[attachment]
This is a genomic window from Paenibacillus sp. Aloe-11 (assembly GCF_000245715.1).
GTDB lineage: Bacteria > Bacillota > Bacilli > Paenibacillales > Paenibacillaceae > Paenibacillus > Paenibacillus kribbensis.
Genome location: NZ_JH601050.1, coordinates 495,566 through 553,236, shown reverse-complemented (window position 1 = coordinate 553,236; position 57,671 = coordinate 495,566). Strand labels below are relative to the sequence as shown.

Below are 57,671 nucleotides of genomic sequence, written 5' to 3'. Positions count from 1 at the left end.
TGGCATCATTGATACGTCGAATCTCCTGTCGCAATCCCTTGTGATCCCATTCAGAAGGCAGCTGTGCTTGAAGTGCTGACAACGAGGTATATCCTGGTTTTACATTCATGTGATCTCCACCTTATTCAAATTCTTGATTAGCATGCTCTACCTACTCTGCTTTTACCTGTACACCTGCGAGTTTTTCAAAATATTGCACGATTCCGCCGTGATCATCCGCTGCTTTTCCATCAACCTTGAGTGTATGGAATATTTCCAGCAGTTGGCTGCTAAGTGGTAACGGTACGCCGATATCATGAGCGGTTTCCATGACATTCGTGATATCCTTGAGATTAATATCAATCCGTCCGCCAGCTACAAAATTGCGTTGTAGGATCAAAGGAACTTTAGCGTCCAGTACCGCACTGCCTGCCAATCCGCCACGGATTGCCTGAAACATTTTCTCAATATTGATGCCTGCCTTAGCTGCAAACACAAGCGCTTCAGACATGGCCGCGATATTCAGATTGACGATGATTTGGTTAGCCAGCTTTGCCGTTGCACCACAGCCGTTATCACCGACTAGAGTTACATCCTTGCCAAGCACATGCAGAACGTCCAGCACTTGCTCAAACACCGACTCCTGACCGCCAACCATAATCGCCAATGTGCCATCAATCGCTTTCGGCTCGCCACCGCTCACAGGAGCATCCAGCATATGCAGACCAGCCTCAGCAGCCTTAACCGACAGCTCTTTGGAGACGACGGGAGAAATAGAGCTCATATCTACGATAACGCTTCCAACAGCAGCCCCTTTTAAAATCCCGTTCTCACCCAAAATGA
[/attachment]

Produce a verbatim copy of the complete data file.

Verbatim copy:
This is a genomic window from Paenibacillus sp. Aloe-11 (assembly GCF_000245715.1).
GTDB lineage: Bacteria > Bacillota > Bacilli > Paenibacillales > Paenibacillaceae > Paenibacillus > Paenibacillus kribbensis.
Genome location: NZ_JH601050.1, coordinates 495,566 through 553,236, shown reverse-complemented (window position 1 = coordinate 553,236; position 57,671 = coordinate 495,566). Strand labels below are relative to the sequence as shown.

Below are 57,671 nucleotides of genomic sequence, written 5' to 3'. Positions count from 1 at the left end.
TGGCATCATTGATACGTCGAATCTCCTGTCGCAATCCCTTGTGATCCCATTCAGAAGGCAGCTGTGCTTGAAGTGCTGACAACGAGGTATATCCTGGTTTTACATTCATGTGATCTCCACCTTATTCAAATTCTTGATTAGCATGCTCTACCTACTCTGCTTTTACCTGTACACCTGCGAGTTTTTCAAAATATTGCACGATTCCGCCGTGATCATCCGCTGCTTTTCCATCAACCTTGAGTGTATGGAATATTTCCAGCAGTTGGCTGCTAAGTGGTAACGGTACGCCGATATCATGAGCGGTTTCCATGACATTCGTGATATCCTTGAGATTAATATCAATCCGTCCGCCAGCTACAAAATTGCGTTGTAGGATCAAAGGAACTTTAGCGTCCAGTACCGCACTGCCTGCCAATCCGCCACGGATTGCCTGAAACATTTTCTCAATATTGATGCCTGCCTTAGCTGCAAACACAAGCGCTTCAGACATGGCCGCGATATTCAGATTGACGATGATTTGGTTAGCCAGCTTTGCCGTTGCACCACAGCCGTTATCACCGACTAGAGTTACATCCTTGCCAAGCACATGCAGAACGTCCAGCACTTGCTCAAACACCGACTCCTGACCGCCAACCATAATCGCCAATGTGCCATCAATCGCTTTCGGCTCGCCACCGCTCACAGGAGCATCCAGCATATGCAGACCAGCCTCAGCAGCCTTAACCGACAGCTCTTTGGAGACGACGGGAGAAATAGAGCTCATATCTACGATAACGCTTCCAACAGCAGCCCCTTTTAAAATCCCGTTCTCACCCAAAATGA